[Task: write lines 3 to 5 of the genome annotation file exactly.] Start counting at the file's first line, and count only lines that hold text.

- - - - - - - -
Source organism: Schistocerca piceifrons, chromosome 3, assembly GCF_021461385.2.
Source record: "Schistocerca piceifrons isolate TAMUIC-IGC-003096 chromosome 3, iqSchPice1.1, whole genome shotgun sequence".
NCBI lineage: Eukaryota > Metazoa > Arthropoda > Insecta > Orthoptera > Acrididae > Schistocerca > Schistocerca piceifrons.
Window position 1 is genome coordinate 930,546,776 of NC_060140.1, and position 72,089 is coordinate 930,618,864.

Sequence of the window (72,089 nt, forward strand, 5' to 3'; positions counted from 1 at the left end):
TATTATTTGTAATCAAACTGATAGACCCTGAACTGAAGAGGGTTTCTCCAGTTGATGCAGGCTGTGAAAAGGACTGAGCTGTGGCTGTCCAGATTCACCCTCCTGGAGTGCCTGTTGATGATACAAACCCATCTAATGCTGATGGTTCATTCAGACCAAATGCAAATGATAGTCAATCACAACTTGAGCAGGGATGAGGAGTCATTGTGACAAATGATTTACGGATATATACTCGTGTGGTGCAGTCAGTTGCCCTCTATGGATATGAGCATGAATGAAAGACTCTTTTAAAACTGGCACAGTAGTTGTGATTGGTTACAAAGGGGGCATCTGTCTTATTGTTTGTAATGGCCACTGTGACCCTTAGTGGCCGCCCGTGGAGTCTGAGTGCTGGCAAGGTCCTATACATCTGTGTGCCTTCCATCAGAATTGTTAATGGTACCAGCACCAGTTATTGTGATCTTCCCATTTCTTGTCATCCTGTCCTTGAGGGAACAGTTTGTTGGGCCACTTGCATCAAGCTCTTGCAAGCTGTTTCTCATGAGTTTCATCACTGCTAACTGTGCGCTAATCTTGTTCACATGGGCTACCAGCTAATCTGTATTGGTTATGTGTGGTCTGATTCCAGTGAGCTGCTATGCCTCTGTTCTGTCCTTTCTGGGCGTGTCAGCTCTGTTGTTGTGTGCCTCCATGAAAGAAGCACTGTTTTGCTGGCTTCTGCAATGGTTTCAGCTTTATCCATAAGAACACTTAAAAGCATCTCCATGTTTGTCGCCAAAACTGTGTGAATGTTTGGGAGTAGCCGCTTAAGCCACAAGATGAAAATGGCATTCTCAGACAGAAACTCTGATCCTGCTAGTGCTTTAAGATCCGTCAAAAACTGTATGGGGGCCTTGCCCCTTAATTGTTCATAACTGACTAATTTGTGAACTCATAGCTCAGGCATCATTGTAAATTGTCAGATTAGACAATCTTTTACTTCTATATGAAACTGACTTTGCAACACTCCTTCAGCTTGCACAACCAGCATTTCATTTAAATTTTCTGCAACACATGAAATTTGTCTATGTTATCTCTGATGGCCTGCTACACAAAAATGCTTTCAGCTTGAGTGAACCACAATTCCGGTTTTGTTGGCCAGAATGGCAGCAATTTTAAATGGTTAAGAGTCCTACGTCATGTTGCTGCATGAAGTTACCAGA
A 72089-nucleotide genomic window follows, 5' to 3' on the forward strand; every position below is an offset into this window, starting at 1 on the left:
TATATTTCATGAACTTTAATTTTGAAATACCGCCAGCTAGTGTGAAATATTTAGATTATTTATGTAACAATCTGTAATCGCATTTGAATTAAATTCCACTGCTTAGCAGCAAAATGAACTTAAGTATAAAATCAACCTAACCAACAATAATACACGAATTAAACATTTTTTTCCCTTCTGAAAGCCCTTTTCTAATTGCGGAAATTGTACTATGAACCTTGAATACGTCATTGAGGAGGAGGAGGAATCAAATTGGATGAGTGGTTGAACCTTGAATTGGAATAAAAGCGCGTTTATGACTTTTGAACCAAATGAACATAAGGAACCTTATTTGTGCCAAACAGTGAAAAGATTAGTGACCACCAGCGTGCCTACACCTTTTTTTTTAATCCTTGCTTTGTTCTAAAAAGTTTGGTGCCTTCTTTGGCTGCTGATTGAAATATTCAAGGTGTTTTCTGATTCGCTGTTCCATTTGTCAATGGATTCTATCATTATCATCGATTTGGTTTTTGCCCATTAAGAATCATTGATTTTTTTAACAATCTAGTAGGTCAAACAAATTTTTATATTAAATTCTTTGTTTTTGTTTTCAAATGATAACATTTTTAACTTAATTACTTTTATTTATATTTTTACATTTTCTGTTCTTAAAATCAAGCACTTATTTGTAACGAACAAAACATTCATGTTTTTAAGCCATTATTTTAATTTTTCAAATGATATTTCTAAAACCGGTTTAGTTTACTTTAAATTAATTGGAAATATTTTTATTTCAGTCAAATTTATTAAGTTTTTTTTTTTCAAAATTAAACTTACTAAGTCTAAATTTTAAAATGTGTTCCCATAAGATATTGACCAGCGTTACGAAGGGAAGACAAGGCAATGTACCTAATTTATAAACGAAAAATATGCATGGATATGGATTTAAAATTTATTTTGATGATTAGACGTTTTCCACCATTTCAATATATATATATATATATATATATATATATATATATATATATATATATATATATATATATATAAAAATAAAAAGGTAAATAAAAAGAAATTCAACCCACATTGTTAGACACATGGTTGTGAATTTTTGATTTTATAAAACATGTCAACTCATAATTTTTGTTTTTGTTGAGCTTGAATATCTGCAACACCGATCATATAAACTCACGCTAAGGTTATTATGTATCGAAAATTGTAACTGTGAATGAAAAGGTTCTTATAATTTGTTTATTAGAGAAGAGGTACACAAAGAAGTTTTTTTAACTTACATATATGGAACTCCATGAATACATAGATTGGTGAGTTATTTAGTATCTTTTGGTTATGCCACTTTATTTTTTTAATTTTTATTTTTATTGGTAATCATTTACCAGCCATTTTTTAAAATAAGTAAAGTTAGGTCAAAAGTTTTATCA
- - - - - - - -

NCBI lineage: Eukaryota > Metazoa > Arthropoda > Insecta > Orthoptera > Acrididae > Schistocerca > Schistocerca piceifrons.
Window position 1 is genome coordinate 930,546,776 of NC_060140.1, and position 72,089 is coordinate 930,618,864.

Sequence of the window (72,089 nt, forward strand, 5' to 3'; positions counted from 1 at the left end):